Q:

What are some standard disability rules?

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Quick Answer

The Americans with Disabilities Act, passed in 1990, requires businesses and other entities to designate certain parking spots for disabled people and requires buildings to have bathroom stalls that provide sufficient space for people with wheelchairs and other disabilities, according to the United States Access Board. The ADA also requires that ramps, elevators and other building components meet certain requirements to ensure their accessibility.

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Full Answer

The number of parking spaces designated for people with disabilities a parking lot needs varies based on the total number of spots available, but these spots typically need to be those that provide the shortest route to the entrance, explains the United States Access Board. Accessible parking spaces must be at least 96 inches wide, and they must have an aisle that provides a route to the building's entrance. These spots must not have a slope of more than 2 degrees.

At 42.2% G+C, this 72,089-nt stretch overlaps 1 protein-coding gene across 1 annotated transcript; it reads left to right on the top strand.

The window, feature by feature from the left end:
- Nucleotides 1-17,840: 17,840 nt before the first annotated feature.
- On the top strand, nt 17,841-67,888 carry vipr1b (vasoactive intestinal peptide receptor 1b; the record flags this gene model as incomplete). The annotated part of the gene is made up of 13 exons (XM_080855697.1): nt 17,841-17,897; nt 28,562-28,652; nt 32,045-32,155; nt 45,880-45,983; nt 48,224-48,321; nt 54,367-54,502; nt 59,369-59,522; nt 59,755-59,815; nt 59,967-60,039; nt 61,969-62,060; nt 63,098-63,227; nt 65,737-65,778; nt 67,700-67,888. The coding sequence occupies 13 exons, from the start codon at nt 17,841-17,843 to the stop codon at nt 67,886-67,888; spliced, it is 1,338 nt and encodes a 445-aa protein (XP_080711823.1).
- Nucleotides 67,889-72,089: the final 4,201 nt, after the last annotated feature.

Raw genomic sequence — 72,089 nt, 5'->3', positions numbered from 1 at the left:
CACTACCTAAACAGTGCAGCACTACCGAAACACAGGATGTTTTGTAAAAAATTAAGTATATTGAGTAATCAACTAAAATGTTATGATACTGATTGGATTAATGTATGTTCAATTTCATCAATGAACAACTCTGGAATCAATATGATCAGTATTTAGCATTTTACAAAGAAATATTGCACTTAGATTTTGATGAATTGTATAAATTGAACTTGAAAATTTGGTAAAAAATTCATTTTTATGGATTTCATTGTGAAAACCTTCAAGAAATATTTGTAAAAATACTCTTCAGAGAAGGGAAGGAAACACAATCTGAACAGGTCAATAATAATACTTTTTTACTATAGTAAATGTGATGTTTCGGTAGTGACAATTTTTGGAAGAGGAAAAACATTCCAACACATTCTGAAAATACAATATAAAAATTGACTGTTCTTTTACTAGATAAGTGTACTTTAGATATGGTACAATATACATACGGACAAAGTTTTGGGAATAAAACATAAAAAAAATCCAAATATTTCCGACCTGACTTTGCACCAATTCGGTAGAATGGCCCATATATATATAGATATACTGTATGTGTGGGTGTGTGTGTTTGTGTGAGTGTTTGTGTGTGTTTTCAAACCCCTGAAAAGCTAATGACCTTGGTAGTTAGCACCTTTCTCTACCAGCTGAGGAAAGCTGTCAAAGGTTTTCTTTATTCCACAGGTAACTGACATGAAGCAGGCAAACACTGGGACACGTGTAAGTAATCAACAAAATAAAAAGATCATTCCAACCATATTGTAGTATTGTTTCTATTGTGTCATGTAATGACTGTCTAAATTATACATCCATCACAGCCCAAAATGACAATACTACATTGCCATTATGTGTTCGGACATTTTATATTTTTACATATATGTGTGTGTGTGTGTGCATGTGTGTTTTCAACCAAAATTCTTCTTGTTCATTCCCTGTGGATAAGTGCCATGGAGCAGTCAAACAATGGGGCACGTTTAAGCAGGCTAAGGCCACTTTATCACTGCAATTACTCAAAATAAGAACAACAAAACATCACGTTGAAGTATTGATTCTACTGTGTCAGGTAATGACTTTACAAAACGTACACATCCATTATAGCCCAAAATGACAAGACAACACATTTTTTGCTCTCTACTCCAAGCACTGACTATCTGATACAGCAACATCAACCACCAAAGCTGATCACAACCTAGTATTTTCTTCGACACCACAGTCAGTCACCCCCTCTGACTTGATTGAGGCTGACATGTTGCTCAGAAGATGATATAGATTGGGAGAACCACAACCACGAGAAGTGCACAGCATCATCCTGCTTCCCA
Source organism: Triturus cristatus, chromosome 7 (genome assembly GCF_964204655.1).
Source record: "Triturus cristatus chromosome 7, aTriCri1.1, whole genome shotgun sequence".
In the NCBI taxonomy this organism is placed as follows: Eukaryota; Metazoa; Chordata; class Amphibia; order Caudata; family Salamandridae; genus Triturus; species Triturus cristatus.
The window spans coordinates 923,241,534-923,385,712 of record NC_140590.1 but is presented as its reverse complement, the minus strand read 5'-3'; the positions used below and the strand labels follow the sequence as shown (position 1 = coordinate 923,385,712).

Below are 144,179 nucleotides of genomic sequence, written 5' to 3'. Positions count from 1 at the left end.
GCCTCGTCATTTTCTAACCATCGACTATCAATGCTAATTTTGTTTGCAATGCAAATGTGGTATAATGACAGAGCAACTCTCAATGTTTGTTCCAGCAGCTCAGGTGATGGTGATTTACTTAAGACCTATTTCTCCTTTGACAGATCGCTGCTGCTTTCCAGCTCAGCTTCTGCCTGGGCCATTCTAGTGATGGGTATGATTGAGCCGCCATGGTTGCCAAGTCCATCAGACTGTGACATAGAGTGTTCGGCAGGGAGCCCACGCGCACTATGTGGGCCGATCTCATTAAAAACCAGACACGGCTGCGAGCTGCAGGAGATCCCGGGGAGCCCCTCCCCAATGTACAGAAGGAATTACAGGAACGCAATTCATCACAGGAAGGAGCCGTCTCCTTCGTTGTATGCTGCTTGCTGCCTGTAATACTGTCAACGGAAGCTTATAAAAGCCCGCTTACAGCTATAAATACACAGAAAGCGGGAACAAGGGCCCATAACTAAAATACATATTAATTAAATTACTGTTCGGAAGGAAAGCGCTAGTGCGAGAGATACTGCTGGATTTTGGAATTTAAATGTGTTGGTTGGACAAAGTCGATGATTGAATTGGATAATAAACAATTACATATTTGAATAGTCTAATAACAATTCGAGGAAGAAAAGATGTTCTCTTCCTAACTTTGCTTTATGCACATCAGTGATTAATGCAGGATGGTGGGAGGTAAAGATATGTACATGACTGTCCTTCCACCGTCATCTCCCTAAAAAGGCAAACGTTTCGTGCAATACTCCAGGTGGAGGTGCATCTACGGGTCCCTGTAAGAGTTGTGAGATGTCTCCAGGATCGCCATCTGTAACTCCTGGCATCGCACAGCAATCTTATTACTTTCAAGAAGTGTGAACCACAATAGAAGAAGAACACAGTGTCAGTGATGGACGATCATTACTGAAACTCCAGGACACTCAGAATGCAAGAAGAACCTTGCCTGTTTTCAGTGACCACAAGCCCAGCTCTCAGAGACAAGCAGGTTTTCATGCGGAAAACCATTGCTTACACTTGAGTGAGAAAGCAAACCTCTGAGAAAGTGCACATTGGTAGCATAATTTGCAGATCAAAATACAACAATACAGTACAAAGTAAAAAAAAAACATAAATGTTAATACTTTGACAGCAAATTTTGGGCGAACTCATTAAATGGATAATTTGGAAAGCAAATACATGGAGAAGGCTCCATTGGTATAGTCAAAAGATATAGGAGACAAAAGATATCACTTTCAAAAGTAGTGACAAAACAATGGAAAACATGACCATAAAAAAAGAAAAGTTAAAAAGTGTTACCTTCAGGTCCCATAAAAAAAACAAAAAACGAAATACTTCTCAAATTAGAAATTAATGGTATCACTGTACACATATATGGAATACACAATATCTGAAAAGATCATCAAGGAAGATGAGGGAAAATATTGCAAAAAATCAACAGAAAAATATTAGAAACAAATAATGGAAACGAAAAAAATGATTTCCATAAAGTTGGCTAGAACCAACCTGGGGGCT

The ADA also requires that toilet stalls meet certain requirements. Stalls need to meet certain size requirements to comply with the act, states the United States Access Board, and they must provide grab bars. The act also standardizes the flush mechanism's placement. Sinks must meet certain dimensional requirements, and they must provide sufficient clearance underneath so that people with wheelchairs can access them.

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